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On June 16, 2018, astronomers around the world witnessed a cosmic flash unlike anything they’d ever seen before. Now, in a forthcoming paper to be published in theAstrophysical Journal, an international team of 45 scientists argue that what they saw that day was likely the exact moment a star collapsed into a black hole. If they’re right, it would be the first time that this transition was ever witnessed by human scientists.  When a star runs out of nuclear fuel, some of its mass flows into its core, which eventually gets so dense that it collapses from its own gravitational force. This creates an explosion known as a supernova, which astronomers on Earth can detect as a bright flash of light. The event witnessed last June, now known as “The Cow” in homage to the event’s official name—AT2018cow—originally caught the eye of astronomers around the world because it was ten times brighter than a typical supernova. The flash of lig...

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Black holes are massive beasts that annihilate anything that dares to cross them. We don’t know a whole lot about these invisible, terrifying bodies, but astronomers have found a new way to study their mysterious behavior.By observing the X-rays blasting from a star torn apart by a black hole, a team of researchers were able to calculate how fast the black hole spins — clocking it at nearly 50 percent the speed of light. This marks the first time that astronomers used X-rays, which orbit the black hole every 131 seconds, to calculate its incredible speed. The research, which could help correlate a black hole’s age with its speed, was published today in the journal Science. Stellar Shredding The discovery dates back to November 2014, when astronomers were observing a galaxy 300 million light years from Earth. They saw the galaxy’s central, supermassive black hole lure in and rip apart a passing star. Known as a tidal disruption flare, this event created a...

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Just as we’ve caught our breaths from 2018’s exciting and very busy year in space and astronomy, 2019 is already off to a rapid start. Before we finish the first week of this year, we’ll see a Chinese probe landing on the moon, an eclipse and NASA’s New Horizons spacecraft complete a flyby of the most distant object ever visited in the solar system. However much you love space and astronomy, we know it can be challenging to keep on top of the latest out-of-this-world news. We’ve put dates for these events and more on The Times’s Astronomy and Space Calendar, which has been updated for 2019. Subscribe on your personal digital calendar, and you’ll be automatically synced with our updates all year long.   Below are some of the launches, space science and other events we anticipate. You’ll find these and others added to your calendar as their dates approach. The moon wil...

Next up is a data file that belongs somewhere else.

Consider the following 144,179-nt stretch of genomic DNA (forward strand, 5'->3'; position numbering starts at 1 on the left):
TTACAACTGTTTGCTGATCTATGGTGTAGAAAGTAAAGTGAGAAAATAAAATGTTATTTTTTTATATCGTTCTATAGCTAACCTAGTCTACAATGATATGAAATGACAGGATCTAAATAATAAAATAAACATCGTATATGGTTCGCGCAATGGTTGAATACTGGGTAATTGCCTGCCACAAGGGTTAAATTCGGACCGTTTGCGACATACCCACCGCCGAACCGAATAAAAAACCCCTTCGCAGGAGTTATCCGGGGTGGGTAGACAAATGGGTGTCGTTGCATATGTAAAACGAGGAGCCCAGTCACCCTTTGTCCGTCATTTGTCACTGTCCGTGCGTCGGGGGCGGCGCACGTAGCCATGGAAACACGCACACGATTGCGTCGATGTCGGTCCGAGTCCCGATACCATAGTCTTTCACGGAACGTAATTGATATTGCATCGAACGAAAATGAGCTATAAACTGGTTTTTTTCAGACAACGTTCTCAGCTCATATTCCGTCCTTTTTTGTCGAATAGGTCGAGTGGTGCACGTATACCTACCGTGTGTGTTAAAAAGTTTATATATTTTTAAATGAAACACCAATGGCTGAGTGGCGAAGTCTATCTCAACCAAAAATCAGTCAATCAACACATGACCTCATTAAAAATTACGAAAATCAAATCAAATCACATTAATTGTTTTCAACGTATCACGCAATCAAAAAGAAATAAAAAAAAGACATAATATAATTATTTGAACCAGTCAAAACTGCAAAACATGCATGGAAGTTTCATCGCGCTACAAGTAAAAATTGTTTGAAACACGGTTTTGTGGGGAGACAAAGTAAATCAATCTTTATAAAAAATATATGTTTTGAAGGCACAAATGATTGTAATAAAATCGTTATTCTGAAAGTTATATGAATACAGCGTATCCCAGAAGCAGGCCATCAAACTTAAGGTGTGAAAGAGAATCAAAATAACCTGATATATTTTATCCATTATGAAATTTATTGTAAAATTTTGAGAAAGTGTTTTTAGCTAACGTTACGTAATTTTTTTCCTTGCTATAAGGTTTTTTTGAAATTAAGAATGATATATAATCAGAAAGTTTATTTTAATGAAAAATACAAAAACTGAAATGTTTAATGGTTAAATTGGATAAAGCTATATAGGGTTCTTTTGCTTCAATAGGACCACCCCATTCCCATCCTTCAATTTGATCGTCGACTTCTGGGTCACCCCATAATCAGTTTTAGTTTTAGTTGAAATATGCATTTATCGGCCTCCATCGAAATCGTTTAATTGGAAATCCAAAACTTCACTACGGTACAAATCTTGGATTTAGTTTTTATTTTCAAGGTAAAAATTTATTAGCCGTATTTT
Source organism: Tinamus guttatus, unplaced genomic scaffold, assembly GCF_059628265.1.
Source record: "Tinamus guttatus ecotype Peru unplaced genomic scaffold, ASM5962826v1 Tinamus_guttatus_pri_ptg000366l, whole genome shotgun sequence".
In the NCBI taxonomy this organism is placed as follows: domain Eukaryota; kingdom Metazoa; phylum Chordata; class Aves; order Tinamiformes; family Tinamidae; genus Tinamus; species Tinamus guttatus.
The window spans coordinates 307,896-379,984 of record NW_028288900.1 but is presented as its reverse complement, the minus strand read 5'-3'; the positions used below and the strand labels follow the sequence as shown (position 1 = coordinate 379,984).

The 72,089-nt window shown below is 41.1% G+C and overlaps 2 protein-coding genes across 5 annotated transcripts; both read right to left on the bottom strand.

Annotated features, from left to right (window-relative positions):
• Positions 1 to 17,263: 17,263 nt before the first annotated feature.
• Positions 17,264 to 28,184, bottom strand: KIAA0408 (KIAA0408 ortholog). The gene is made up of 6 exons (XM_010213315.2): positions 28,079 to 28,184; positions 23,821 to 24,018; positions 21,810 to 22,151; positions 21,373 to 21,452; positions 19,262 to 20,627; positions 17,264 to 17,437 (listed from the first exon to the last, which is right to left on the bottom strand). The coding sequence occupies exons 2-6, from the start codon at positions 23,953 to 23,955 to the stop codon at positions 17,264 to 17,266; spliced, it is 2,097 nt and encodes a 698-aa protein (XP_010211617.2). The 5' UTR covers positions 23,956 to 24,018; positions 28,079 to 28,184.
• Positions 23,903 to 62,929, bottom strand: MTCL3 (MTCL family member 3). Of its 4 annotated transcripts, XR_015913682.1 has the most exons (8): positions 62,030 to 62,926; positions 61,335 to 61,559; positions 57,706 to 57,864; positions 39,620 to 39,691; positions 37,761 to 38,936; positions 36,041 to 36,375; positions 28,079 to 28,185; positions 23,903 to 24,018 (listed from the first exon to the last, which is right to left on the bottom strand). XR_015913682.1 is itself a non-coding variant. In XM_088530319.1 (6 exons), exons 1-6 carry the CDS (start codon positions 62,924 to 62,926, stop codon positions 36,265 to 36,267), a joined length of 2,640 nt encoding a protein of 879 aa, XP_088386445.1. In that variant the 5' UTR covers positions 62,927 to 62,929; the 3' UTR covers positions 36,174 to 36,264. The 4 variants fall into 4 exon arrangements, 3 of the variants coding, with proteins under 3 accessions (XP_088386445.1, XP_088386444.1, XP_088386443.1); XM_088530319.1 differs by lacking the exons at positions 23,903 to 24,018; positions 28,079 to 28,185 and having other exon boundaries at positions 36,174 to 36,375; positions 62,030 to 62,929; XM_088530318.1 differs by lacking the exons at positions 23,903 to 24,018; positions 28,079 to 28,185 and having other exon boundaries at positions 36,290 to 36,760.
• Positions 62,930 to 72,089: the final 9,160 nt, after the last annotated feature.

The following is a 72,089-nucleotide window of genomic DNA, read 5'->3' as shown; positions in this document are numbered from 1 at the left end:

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  Planetary scientists from around the world have flocked to Baltimore, Maryland, to cover the first-ever close-up exploration of a Kuiper Belt Object, beyond the orbit of Pluto. The flyby will take place on New Year’s Eve and New Year’s Day, by the New Horizons spacecraft, which flew past Pluto in 2015.The Kuiper Belt is a third population of bodies in the solar system, beyond the major planets and the main belt asteroids. It lies far out, beyond Neptune and Pluto, and consists of probably hundreds of thousands of small objects that represent primitive materials affording a window into the early state of our solar system and its formation. The New Horizons team, led by planetary scientist Alan Stern, chose an object discovered just a few years ago, designated 2014 MU69, now called Ultima Thule (pronounced TOOL-ee), a Latin phrase meaning “a place beyond the known world.” This small body probably consists of dirty ices and rocky materia...

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How we found Jupiter's 79 (at least) moons

Saturday, December 29th 2018 08:54 PM

Jupiter is king of the planets. It’s huge, it’s bright in our night skies, and even four of its comparatively tiny moons are bright enough to see with the most basic of telescopes. We’ve sent nine probes either into orbit or on a close flyby of the planet. And yet, as recently as this past year, we discovered not one, but twelve new moons around Jupiter, bringing the total to 79. How haven’t we exhausted this particular moon mine yet? The easy targets first The answer is that most of Jupiter’s moons aren’t the grand companion that our own moon is to Earth, at nearly a quarter as wide as its host planet. The four moons first spotted by Galileo in 1610 — Io, Europa, Ganymede and Callisto — are big enough compared to our moon, but absolutely puny when compared to Jupiter, the planet they circle. And those are the easy targets. It makes discovering new moons against its bulk difficult. It took the advent of pho...